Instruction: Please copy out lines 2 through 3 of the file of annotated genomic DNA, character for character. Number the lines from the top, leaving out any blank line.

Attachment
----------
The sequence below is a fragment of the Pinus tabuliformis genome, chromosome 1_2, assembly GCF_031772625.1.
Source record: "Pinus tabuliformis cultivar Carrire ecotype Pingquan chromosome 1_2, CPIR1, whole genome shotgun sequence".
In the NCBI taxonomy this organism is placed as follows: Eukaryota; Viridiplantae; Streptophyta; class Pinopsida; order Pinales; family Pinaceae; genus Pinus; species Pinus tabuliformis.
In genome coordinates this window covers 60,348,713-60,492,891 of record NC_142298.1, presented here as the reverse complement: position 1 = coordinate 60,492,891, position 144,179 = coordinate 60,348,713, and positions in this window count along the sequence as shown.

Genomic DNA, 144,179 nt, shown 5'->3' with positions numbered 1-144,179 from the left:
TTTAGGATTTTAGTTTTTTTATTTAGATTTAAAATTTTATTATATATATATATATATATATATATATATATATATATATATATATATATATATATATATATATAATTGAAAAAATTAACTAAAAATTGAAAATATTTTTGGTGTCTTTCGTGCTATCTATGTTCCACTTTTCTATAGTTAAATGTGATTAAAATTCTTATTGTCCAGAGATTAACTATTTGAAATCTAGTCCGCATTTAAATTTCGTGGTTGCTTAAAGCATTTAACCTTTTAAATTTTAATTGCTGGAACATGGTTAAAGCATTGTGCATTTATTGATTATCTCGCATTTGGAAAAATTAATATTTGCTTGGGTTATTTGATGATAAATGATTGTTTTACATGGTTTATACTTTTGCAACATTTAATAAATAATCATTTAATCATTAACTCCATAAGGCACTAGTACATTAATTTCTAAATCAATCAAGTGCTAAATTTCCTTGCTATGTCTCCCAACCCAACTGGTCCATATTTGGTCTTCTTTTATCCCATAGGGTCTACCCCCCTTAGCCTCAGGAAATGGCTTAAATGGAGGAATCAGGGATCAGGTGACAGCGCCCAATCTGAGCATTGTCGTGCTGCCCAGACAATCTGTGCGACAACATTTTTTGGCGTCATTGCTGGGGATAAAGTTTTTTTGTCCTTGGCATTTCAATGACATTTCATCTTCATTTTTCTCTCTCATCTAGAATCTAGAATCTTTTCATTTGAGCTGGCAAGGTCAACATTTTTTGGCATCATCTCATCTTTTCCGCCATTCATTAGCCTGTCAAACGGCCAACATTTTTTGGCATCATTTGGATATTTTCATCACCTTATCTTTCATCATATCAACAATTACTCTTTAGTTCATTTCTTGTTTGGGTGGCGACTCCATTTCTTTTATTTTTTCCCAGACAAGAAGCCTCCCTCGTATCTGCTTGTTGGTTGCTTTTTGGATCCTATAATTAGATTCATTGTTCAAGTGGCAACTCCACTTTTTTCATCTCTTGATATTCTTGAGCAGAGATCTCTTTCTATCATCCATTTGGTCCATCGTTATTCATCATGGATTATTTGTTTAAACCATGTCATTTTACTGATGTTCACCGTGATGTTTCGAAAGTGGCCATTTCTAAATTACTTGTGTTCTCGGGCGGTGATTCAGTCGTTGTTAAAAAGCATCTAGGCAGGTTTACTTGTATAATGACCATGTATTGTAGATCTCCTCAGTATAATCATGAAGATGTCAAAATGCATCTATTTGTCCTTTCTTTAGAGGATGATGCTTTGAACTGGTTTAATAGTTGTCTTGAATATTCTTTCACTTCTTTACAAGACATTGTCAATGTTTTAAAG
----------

Source record: "Pinus tabuliformis cultivar Carrire ecotype Pingquan chromosome 1_2, CPIR1, whole genome shotgun sequence".
In the NCBI taxonomy this organism is placed as follows: Eukaryota; Viridiplantae; Streptophyta; class Pinopsida; order Pinales; family Pinaceae; genus Pinus; species Pinus tabuliformis.